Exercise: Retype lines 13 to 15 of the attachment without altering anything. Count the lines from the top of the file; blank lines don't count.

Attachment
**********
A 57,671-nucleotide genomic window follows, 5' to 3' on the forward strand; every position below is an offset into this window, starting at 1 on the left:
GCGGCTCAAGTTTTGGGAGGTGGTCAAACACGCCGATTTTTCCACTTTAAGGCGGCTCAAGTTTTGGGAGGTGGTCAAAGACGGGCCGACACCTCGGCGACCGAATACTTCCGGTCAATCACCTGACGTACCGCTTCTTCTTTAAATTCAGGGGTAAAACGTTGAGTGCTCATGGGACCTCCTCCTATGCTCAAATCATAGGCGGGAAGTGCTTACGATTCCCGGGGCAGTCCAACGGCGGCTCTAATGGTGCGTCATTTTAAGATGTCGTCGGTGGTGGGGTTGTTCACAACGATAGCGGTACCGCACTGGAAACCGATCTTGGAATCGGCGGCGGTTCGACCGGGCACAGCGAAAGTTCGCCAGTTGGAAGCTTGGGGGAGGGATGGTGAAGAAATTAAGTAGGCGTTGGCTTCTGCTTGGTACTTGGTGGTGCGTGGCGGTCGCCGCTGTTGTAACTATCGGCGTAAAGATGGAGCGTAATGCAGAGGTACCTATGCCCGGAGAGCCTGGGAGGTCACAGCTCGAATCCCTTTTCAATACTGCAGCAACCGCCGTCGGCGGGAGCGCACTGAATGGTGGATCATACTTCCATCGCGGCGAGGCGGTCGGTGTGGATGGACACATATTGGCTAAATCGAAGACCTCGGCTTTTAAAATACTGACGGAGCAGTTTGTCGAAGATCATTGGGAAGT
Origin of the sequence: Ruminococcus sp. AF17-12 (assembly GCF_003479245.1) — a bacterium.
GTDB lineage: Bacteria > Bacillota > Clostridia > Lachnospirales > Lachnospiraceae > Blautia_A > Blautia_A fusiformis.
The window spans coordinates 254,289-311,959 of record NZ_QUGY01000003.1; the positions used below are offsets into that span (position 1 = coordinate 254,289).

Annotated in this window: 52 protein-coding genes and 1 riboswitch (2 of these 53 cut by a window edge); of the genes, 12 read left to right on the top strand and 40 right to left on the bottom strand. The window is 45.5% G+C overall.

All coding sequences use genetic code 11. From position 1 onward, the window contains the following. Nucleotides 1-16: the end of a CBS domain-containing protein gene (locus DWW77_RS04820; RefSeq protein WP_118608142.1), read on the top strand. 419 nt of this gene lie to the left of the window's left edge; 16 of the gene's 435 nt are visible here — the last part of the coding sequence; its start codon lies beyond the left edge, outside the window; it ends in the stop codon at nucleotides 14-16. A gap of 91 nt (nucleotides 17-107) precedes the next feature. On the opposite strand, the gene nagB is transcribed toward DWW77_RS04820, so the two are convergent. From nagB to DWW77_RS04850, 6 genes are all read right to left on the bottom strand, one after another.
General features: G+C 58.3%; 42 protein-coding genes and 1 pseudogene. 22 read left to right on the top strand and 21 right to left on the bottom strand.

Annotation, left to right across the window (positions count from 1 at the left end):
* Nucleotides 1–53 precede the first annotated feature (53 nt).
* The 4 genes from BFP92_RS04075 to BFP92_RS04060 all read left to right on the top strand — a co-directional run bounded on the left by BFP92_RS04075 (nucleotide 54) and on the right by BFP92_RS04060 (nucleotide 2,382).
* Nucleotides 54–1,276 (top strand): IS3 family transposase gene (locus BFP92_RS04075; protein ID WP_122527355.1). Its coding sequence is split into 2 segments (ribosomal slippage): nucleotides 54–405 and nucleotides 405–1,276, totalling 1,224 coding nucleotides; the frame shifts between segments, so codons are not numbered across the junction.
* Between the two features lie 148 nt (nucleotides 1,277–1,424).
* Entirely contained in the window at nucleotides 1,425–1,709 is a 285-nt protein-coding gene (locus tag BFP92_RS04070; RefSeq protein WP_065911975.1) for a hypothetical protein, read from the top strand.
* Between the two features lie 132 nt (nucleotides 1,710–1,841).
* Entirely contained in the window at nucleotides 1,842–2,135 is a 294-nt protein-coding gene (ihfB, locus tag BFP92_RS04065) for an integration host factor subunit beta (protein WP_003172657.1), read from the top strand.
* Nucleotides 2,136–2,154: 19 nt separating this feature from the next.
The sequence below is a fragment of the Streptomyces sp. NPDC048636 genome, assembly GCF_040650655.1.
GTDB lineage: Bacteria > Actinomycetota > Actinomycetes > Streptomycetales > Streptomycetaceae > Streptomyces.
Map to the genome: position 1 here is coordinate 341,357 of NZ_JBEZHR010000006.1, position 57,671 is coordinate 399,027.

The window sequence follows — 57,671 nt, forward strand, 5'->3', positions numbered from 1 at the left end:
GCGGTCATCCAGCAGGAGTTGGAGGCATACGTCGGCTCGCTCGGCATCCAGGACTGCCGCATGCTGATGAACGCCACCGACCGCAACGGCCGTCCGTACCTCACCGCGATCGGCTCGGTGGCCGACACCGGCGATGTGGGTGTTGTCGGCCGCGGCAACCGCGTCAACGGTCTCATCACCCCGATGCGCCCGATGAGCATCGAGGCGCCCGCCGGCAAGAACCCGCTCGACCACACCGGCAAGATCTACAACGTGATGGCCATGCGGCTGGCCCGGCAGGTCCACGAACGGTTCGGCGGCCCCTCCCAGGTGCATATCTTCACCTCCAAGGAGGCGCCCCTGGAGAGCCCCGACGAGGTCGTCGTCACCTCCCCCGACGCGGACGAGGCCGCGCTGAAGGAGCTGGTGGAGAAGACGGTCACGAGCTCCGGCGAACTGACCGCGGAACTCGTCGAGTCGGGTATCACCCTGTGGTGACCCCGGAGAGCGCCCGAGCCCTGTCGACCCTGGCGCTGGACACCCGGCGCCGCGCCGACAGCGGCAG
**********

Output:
* Between the two features lie 148 nt (nucleotides 1,277–1,424).
* Entirely contained in the window at nucleotides 1,425–1,709 is a 285-nt protein-coding gene (locus tag BFP92_RS04070; RefSeq protein WP_065911975.1) for a hypothetical protein, read from the top strand.
* Between the two features lie 132 nt (nucleotides 1,710–1,841).